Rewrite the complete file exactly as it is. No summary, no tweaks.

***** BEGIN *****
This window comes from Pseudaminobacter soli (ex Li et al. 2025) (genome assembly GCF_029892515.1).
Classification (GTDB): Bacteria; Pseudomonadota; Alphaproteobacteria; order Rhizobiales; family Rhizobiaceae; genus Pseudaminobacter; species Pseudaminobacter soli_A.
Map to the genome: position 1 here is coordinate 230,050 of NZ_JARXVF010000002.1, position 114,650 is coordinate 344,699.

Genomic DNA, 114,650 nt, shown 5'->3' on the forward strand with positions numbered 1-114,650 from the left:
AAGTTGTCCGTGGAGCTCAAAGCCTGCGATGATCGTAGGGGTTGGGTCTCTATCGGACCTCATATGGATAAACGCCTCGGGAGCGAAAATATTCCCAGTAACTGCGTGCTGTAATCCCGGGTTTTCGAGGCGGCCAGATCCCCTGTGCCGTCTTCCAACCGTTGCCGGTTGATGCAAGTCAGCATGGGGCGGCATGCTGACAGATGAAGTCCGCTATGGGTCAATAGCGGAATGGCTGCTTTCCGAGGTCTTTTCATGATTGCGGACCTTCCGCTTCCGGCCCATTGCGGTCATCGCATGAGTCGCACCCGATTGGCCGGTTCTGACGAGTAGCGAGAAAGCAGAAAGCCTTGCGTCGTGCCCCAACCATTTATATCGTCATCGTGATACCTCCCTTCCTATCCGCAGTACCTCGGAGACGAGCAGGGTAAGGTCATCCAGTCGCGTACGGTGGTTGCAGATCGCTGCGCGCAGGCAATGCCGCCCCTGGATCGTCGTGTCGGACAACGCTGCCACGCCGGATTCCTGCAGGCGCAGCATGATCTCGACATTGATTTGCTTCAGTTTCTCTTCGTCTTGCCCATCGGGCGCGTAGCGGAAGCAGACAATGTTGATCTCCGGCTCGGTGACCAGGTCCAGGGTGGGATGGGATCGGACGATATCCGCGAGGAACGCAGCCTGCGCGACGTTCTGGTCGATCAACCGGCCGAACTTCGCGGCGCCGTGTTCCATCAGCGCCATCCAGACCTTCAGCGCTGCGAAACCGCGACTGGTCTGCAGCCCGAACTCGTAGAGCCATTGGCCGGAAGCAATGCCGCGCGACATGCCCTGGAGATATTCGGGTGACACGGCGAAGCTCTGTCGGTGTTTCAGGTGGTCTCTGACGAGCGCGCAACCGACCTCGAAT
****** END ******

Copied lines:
This window comes from Pseudaminobacter soli (ex Li et al. 2025) (genome assembly GCF_029892515.1).
Classification (GTDB): Bacteria; Pseudomonadota; Alphaproteobacteria; order Rhizobiales; family Rhizobiaceae; genus Pseudaminobacter; species Pseudaminobacter soli_A.
Map to the genome: position 1 here is coordinate 230,050 of NZ_JARXVF010000002.1, position 114,650 is coordinate 344,699.

Genomic DNA, 114,650 nt, shown 5'->3' on the forward strand with positions numbered 1-114,650 from the left:
AAGTTGTCCGTGGAGCTCAAAGCCTGCGATGATCGTAGGGGTTGGGTCTCTATCGGACCTCATATGGATAAACGCCTCGGGAGCGAAAATATTCCCAGTAACTGCGTGCTGTAATCCCGGGTTTTCGAGGCGGCCAGATCCCCTGTGCCGTCTTCCAACCGTTGCCGGTTGATGCAAGTCAGCATGGGGCGGCATGCTGACAGATGAAGTCCGCTATGGGTCAATAGCGGAATGGCTGCTTTCCGAGGTCTTTTCATGATTGCGGACCTTCCGCTTCCGGCCCATTGCGGTCATCGCATGAGTCGCACCCGATTGGCCGGTTCTGACGAGTAGCGAGAAAGCAGAAAGCCTTGCGTCGTGCCCCAACCATTTATATCGTCATCGTGATACCTCCCTTCCTATCCGCAGTACCTCGGAGACGAGCAGGGTAAGGTCATCCAGTCGCGTACGGTGGTTGCAGATCGCTGCGCGCAGGCAATGCCGCCCCTGGATCGTCGTGTCGGACAACGCTGCCACGCCGGATTCCTGCAGGCGCAGCATGATCTCGACATTGATTTGCTTCAGTTTCTCTTCGTCTTGCCCATCGGGCGCGTAGCGGAAGCAGACAATGTTGATCTCCGGCTCGGTGACCAGGTCCAGGGTGGGATGGGATCGGACGATATCCGCGAGGAACGCAGCCTGCGCGACGTTCTGGTCGATCAACCGGCCGAACTTCGCGGCGCCGTGTTCCATCAGCGCCATCCAGACCTTCAGCGCTGCGAAACCGCGACTGGTCTGCAGCCCGAACTCGTAGAGCCATTGGCCGGAAGCAATGCCGCGCGACATGCCCTGGAGATATTCGGGTGACACGGCGAAGCTCTGTCGGTGTTTCAGGTGGTCTCTGACGAGCGCGCAACCGACCTCGAAT